MR: I mean, in general, this space is moving very rapidly, but I think some of the hype that we’ve seen in recent years is slowly coming to an end. Or people are waking up to the reality that it’s still, you know, autonomous vehicles that drive anywhere autonomously are still many, many years out. There are going to be certain use cases, for example, shuttle services or rideshare services within very limited geographic bounds where you can even today probably solve it, solve that challenge to 99.99%, but overall the big challenge in this industry is that no one really knows when it’s going to be ready. And everyone is chasing basically to make that happen. But it’s going to take many more years until there’s going to be ____ (11:35 – “wided”?) option.
BK: Sure. But it’s progressing. Right?
MR: It is progressing.
MR: And what’s good is there is a lot of money flowing into this space, just because global transportation, right, is such a big market. There’s not many markets that are that big. The opportunity is so large that investors are pouring hundreds of millions and billions of dollars into start-ups sometimes just based on an idea or the profile of the founders, which we see in our neighborhood in Silicon Valley almost every day.
BK: Yeah, of course.
MR: So that is a super exciting time to be in that space right now.
BK: That’s great. Yeah, that’s great. Well, how has Hexagon and their technology supported your innovation efforts?
MR: Within Hexagon, we’ve so far predominantly worked with AutonomouStuff, which was acquired in 2018 by Hexagon, and specifically we bought our own test vehicle from AutonomouStuff, including all the sensors and components. And we now operate that vehicle, it’s a Lexus RX 450 hybrid, basically as one way for us to test our own product. Again, we don’t build an autonomous vehicle, but we need to make sure that we are able to prove our claims in practice. But yeah, related to AutonomouStuff, we started out in 2017 and really worked with Bobby, the founder and CEO of AutonomouStuff from the very beginning. He’s in a very interesting position in the space just because he interacts with basically all players. I’m sure in Silicon Valley, almost every other start-up or maybe even more gets their cars from AutonomouStuff. And so he has a lot of insight into how this space is evolving and we’ve always found it super helpful to talk to him and see how he thinks about where the industry is headed.
That said, we are looking into deepening that partnership or this relationship, which was more like a customer relationship into more of a partnership, and integrate our software offerings with the hardware offerings of AutonomouStuff. Ultimately we would like to offer our safe, secure, reliable software products to AutonomouStuff customers who want to move from R&D projects to productization.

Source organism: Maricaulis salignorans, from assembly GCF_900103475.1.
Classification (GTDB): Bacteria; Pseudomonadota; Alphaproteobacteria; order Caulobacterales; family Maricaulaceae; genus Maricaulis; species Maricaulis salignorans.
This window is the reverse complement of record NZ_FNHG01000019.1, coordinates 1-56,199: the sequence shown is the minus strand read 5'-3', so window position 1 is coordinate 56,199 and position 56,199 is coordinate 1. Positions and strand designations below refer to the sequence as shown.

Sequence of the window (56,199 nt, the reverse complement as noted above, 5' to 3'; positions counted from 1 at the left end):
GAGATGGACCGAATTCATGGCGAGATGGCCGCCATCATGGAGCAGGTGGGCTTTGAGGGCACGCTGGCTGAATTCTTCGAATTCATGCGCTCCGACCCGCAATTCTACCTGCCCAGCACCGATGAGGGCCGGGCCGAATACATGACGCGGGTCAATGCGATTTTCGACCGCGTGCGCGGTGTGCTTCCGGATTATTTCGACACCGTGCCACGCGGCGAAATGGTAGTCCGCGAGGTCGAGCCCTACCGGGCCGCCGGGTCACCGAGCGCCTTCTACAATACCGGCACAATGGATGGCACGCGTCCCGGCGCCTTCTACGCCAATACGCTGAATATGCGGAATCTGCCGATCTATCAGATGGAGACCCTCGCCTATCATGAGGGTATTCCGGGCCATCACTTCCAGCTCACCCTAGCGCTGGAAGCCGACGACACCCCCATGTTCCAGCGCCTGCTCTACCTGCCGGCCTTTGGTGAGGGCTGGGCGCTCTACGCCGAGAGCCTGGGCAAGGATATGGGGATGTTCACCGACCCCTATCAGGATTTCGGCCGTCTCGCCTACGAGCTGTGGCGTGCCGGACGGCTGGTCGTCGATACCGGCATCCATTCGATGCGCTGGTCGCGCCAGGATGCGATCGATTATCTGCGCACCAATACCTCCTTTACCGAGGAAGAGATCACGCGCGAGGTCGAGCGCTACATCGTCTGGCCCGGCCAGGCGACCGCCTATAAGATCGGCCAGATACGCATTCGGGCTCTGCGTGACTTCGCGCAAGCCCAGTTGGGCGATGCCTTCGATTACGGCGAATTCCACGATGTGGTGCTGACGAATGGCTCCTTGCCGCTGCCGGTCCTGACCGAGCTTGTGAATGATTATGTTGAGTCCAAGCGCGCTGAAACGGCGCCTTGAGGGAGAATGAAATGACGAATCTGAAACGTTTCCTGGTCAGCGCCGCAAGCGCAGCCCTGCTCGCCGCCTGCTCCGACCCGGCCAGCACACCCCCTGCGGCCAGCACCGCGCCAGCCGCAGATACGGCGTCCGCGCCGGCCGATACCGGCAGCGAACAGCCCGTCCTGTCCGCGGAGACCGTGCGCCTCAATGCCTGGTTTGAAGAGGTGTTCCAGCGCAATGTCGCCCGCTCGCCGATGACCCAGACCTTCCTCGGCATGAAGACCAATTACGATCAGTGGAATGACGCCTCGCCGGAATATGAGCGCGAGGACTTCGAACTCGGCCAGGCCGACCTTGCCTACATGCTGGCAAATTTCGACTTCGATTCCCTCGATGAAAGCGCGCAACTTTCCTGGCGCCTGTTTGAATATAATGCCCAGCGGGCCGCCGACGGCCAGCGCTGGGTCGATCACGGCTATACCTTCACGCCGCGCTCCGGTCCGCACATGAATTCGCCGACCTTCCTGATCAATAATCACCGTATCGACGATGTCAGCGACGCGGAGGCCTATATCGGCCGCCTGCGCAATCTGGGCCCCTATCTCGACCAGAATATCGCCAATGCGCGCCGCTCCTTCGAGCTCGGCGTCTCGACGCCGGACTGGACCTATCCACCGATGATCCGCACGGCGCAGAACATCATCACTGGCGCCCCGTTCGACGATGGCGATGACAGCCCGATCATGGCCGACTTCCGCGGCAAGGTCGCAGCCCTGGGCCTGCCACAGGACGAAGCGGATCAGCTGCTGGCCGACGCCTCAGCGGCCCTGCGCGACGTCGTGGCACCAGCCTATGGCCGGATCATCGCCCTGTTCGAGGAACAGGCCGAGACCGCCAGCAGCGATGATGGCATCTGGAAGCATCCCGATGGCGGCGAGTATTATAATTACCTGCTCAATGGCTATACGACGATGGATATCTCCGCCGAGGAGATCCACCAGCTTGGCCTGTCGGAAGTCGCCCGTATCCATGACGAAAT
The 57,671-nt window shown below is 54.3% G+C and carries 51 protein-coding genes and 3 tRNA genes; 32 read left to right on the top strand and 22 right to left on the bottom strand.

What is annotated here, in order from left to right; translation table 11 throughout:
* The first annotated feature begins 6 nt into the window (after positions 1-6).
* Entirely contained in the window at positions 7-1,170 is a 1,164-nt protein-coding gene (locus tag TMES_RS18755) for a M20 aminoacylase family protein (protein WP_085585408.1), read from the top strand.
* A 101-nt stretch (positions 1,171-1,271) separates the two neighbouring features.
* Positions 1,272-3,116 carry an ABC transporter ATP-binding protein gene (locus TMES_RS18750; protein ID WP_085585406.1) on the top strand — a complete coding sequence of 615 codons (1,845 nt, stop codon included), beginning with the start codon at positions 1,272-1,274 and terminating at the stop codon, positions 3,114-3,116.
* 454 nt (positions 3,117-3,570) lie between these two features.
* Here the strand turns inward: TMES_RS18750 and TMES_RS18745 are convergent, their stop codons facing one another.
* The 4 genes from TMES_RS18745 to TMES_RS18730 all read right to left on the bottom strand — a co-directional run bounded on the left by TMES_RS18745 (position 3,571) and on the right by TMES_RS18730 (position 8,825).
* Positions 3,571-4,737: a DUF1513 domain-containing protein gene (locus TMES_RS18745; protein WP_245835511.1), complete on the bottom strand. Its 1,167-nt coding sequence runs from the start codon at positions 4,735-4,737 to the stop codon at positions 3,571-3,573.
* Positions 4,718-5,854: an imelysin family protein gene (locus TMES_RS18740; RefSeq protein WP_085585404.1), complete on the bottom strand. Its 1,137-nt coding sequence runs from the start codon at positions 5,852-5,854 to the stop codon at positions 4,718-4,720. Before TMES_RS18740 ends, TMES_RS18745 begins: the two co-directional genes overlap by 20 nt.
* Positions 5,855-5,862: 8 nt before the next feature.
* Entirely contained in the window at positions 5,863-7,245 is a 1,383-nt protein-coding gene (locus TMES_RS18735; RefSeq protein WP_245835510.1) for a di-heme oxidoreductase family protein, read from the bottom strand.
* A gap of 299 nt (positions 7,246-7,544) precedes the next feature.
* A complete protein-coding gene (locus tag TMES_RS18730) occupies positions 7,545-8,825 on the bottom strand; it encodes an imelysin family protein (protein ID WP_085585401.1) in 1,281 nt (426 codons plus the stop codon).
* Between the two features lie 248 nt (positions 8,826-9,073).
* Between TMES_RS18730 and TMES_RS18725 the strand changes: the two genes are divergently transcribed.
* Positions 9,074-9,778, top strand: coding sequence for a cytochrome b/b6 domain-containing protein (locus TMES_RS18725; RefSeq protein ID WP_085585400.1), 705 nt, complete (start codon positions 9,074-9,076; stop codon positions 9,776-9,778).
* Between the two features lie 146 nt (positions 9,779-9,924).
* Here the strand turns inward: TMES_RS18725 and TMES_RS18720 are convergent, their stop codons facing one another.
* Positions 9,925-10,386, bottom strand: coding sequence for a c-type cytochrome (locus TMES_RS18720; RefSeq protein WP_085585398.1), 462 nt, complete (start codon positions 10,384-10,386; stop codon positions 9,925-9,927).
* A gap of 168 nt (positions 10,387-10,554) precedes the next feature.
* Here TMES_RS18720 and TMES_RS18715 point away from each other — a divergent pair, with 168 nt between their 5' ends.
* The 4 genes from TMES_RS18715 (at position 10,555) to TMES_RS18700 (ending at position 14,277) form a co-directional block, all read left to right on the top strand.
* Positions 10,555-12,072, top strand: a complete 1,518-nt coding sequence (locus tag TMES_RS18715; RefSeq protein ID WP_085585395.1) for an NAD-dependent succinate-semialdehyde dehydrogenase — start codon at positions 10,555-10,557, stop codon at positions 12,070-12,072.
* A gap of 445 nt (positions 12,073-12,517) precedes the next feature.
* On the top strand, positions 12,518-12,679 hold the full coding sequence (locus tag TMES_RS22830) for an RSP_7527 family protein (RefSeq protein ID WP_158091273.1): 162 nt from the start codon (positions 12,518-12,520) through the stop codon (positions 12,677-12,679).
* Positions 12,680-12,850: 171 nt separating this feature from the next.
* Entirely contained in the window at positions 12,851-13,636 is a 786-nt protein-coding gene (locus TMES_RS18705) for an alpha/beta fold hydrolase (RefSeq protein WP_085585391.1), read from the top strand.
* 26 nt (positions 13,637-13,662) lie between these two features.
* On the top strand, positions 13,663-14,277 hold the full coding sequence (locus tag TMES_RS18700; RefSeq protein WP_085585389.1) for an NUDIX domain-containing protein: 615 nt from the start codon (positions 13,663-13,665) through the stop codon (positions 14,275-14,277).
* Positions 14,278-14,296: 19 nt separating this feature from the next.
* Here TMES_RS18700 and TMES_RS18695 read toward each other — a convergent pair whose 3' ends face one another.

BK: Awesome. Well it’s great to hear that. All right. So I want to know, because what you’re doing is extremely innovative, very exciting stuff. What does innovation mean to you and where are you going with that as we move forward?
MR: I think about innovation as basically looking around you today, every single thing that you see was at some point some sort of innovation. Even fire was at some point an innovation. And so when you think about it that way, then not every innovation has really made our lives better.
And AV technology, autonomous vehicles, have so many great benefits, fewer road deaths, no more drunk driving, et cetera. But the push towards realizing that has also come at some costs, including the cost of human lives, for example, in the Uber accident. And that is why we at Apex are focused so much on safety and not just proving that we can solve the challenge but proving that we can solve the challenge safely. And in a way that doesn’t come at anyone’s cost. And so that is why our software is, we say that our software is not designed for peak performance, because it isn’t. It is designed to never fail. And that is exactly our differentiator too. Let’s say an iOS, which is consumer grade, not automotive grade, because it doesn’t need to be, no one cares if the LinkedIn app takes a little longer to load. But you do care if your car takes one or two more seconds to open a safety-critical application that will determine whether you live or die basically.
BK: Sure. Which is, I mean you’re gambling with someone’s life versus time.
BK: You know, in that situation. And I like what you said too, that some innovation has been incredibly beneficial for us and some hasn’t. And you also see the situation where a company will rush to get something out and they’ll put it out while it’s not entirely complete. And so you have bugs, and like you said, things fail, things take too long, and then you’ve got 40 patches. So getting it done right. Making sure that you’re not doing it, like you said, just for the money, just for the business standpoint, but for safety and actually being a benefit so that your innovation truly is beneficial.
BK: I like that a lot. Well, thank you very much Martin. Appreciate you sharing all of this and appreciate your time today.
MR: Oh, thank you.
BK: It’s been great. For more information on today’s topic, please visit apex.ai. Go on over there and check it out. And of course, to learn even more and listen to additional episodes, head over to hxgnspotlight.com and thank you very much for joining us here on HxGN Radio.